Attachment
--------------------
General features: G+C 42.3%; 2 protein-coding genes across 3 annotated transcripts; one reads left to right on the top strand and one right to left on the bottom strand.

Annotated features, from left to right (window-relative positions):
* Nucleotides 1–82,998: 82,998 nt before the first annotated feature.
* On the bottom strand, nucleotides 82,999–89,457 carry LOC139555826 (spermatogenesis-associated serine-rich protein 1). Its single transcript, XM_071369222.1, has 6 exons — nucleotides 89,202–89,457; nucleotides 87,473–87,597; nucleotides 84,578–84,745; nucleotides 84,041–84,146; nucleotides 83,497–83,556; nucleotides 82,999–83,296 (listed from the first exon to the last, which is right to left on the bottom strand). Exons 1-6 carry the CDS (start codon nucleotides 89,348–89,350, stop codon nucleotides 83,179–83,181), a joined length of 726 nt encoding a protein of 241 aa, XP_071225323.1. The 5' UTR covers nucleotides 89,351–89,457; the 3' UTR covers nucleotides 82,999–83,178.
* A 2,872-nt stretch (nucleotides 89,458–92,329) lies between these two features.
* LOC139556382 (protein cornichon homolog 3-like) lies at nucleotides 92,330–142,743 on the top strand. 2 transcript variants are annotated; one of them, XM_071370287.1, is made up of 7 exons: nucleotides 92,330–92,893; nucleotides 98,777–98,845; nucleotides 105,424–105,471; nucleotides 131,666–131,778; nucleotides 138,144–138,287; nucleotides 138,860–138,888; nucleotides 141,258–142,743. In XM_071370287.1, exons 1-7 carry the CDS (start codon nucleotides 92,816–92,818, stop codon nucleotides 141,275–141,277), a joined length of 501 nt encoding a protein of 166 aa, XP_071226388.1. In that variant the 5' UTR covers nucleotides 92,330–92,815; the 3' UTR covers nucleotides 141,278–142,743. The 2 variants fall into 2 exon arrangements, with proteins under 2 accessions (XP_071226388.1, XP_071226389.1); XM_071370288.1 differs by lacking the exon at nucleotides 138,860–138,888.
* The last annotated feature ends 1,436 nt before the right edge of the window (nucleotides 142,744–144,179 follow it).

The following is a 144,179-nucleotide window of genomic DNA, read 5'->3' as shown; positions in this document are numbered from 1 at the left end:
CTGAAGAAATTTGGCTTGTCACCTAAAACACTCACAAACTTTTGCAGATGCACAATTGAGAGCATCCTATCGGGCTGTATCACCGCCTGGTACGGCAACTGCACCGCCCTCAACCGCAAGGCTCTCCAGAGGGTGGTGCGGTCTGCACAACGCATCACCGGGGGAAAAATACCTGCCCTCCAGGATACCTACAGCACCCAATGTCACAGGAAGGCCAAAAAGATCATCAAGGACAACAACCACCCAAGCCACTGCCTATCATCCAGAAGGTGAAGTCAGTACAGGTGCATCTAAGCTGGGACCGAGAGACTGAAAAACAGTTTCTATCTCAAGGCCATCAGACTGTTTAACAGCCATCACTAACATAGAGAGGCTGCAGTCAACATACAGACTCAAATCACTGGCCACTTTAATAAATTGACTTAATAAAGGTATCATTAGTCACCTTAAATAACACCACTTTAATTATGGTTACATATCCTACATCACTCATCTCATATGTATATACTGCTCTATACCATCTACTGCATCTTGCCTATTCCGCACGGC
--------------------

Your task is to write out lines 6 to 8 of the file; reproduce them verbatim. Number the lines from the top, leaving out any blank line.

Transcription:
* LOC139556382 (protein cornichon homolog 3-like) lies at nucleotides 92,330–142,743 on the top strand. 2 transcript variants are annotated; one of them, XM_071370287.1, is made up of 7 exons: nucleotides 92,330–92,893; nucleotides 98,777–98,845; nucleotides 105,424–105,471; nucleotides 131,666–131,778; nucleotides 138,144–138,287; nucleotides 138,860–138,888; nucleotides 141,258–142,743. In XM_071370287.1, exons 1-7 carry the CDS (start codon nucleotides 92,816–92,818, stop codon nucleotides 141,275–141,277), a joined length of 501 nt encoding a protein of 166 aa, XP_071226388.1. In that variant the 5' UTR covers nucleotides 92,330–92,815; the 3' UTR covers nucleotides 141,278–142,743. The 2 variants fall into 2 exon arrangements, with proteins under 2 accessions (XP_071226388.1, XP_071226389.1); XM_071370288.1 differs by lacking the exon at nucleotides 138,860–138,888.
* The last annotated feature ends 1,436 nt before the right edge of the window (nucleotides 142,744–144,179 follow it).

The following is a 144,179-nucleotide window of genomic DNA, read 5'->3' as shown; positions in this document are numbered from 1 at the left end: